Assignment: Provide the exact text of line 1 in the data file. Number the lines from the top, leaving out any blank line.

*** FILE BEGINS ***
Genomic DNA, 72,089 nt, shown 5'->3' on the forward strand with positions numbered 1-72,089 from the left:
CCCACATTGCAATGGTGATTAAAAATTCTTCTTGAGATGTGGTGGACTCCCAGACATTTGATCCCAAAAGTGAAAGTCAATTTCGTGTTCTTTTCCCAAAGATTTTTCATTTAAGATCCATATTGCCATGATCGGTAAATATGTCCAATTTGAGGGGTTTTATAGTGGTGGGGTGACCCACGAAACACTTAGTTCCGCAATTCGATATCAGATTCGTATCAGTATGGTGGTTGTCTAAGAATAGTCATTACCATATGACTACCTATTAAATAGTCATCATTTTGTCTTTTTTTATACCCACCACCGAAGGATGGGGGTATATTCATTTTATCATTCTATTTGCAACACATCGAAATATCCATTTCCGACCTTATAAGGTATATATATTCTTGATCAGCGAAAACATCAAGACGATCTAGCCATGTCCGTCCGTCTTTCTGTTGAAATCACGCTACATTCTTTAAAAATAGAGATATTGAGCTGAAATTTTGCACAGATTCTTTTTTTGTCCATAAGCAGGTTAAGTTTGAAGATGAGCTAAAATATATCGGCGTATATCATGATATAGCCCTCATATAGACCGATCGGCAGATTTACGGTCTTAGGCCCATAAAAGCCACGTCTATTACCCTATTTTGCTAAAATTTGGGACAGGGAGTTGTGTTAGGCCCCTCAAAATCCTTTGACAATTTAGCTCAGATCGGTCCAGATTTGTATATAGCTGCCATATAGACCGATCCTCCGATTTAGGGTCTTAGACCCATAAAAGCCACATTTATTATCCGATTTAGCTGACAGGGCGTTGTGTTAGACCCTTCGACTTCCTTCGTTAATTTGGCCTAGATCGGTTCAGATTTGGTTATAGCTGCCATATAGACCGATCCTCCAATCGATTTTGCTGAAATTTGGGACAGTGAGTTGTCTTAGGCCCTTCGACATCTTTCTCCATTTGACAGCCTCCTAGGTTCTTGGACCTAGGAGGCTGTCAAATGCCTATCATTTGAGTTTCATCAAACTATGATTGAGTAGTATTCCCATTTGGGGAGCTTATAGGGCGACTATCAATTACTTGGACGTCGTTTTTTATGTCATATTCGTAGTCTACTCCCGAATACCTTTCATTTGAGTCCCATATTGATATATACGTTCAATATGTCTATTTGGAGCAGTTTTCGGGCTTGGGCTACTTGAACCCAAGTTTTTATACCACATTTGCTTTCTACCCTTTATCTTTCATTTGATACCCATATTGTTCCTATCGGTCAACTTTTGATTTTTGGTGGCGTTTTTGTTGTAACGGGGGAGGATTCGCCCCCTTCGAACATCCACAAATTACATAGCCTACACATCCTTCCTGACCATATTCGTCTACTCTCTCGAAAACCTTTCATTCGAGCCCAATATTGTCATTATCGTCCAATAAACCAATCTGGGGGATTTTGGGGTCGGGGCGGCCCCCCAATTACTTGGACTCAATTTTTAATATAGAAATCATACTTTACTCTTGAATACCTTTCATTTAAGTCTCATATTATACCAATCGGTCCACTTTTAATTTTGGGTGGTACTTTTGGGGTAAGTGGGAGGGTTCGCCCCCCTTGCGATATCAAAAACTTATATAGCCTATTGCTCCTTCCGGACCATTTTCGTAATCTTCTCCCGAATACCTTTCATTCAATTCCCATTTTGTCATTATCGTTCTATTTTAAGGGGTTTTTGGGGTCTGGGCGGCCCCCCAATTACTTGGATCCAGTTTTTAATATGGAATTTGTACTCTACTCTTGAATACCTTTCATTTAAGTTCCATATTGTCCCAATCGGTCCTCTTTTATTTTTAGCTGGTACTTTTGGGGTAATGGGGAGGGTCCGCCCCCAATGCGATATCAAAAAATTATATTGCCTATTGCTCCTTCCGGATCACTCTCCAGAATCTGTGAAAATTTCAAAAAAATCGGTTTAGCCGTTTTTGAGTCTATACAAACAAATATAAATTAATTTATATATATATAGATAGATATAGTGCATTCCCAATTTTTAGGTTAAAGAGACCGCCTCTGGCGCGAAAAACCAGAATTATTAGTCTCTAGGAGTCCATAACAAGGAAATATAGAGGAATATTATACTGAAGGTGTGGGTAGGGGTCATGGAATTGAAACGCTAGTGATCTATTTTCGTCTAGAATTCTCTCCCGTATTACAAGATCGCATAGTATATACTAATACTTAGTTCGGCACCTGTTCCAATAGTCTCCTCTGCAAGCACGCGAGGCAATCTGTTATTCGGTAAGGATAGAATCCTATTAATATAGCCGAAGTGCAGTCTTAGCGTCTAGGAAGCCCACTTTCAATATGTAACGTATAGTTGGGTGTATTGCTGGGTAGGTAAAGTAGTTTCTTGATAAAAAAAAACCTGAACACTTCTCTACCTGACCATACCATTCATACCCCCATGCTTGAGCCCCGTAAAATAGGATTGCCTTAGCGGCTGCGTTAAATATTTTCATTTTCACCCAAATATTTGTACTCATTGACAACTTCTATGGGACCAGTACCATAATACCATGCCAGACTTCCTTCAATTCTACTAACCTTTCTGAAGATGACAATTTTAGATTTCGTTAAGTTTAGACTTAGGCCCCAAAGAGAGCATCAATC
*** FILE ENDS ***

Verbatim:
Genomic DNA, 72,089 nt, shown 5'->3' on the forward strand with positions numbered 1-72,089 from the left: